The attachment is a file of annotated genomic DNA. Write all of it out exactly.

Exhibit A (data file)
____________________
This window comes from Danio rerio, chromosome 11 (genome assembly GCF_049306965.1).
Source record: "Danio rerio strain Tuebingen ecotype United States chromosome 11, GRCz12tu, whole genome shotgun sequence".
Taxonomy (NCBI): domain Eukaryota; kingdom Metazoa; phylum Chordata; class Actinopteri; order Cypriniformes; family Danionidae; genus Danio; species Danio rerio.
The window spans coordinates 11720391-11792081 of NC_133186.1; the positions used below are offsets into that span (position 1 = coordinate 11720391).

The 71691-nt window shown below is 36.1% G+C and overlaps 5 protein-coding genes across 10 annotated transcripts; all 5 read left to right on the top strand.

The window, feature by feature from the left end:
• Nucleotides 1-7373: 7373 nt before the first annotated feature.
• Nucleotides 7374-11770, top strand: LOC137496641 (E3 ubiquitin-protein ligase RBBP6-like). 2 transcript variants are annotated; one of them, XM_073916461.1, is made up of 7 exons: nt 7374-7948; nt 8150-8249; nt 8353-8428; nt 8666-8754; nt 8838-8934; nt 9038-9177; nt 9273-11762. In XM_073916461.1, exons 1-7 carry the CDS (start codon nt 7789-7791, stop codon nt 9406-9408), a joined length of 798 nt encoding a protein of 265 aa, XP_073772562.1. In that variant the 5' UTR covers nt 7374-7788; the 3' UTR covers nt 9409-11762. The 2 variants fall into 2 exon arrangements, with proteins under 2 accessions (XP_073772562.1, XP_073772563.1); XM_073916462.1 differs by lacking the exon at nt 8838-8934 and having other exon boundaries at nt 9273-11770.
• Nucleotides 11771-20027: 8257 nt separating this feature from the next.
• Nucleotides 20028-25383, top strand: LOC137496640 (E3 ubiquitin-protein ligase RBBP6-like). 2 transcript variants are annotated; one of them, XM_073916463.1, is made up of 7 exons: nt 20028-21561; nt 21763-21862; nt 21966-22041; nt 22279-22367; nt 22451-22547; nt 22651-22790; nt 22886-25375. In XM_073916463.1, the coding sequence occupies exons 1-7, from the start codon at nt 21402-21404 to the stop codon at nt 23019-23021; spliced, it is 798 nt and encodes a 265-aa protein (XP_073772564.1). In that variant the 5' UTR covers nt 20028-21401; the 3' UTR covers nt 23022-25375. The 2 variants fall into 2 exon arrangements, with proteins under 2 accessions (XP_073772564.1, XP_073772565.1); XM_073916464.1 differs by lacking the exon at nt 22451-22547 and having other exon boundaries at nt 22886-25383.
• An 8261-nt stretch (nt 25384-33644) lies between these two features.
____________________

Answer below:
This window comes from Danio rerio, chromosome 11 (genome assembly GCF_049306965.1).
Source record: "Danio rerio strain Tuebingen ecotype United States chromosome 11, GRCz12tu, whole genome shotgun sequence".
Taxonomy (NCBI): domain Eukaryota; kingdom Metazoa; phylum Chordata; class Actinopteri; order Cypriniformes; family Danionidae; genus Danio; species Danio rerio.
The window spans coordinates 11720391-11792081 of NC_133186.1; the positions used below are offsets into that span (position 1 = coordinate 11720391).

The 71691-nt window shown below is 36.1% G+C and overlaps 5 protein-coding genes across 10 annotated transcripts; all 5 read left to right on the top strand.

The window, feature by feature from the left end:
• Nucleotides 1-7373: 7373 nt before the first annotated feature.
• Nucleotides 7374-11770, top strand: LOC137496641 (E3 ubiquitin-protein ligase RBBP6-like). 2 transcript variants are annotated; one of them, XM_073916461.1, is made up of 7 exons: nt 7374-7948; nt 8150-8249; nt 8353-8428; nt 8666-8754; nt 8838-8934; nt 9038-9177; nt 9273-11762. In XM_073916461.1, exons 1-7 carry the CDS (start codon nt 7789-7791, stop codon nt 9406-9408), a joined length of 798 nt encoding a protein of 265 aa, XP_073772562.1. In that variant the 5' UTR covers nt 7374-7788; the 3' UTR covers nt 9409-11762. The 2 variants fall into 2 exon arrangements, with proteins under 2 accessions (XP_073772562.1, XP_073772563.1); XM_073916462.1 differs by lacking the exon at nt 8838-8934 and having other exon boundaries at nt 9273-11770.
• Nucleotides 11771-20027: 8257 nt separating this feature from the next.
• Nucleotides 20028-25383, top strand: LOC137496640 (E3 ubiquitin-protein ligase RBBP6-like). 2 transcript variants are annotated; one of them, XM_073916463.1, is made up of 7 exons: nt 20028-21561; nt 21763-21862; nt 21966-22041; nt 22279-22367; nt 22451-22547; nt 22651-22790; nt 22886-25375. In XM_073916463.1, the coding sequence occupies exons 1-7, from the start codon at nt 21402-21404 to the stop codon at nt 23019-23021; spliced, it is 798 nt and encodes a 265-aa protein (XP_073772564.1). In that variant the 5' UTR covers nt 20028-21401; the 3' UTR covers nt 23022-25375. The 2 variants fall into 2 exon arrangements, with proteins under 2 accessions (XP_073772564.1, XP_073772565.1); XM_073916464.1 differs by lacking the exon at nt 22451-22547 and having other exon boundaries at nt 22886-25383.
• An 8261-nt stretch (nt 25384-33644) lies between these two features.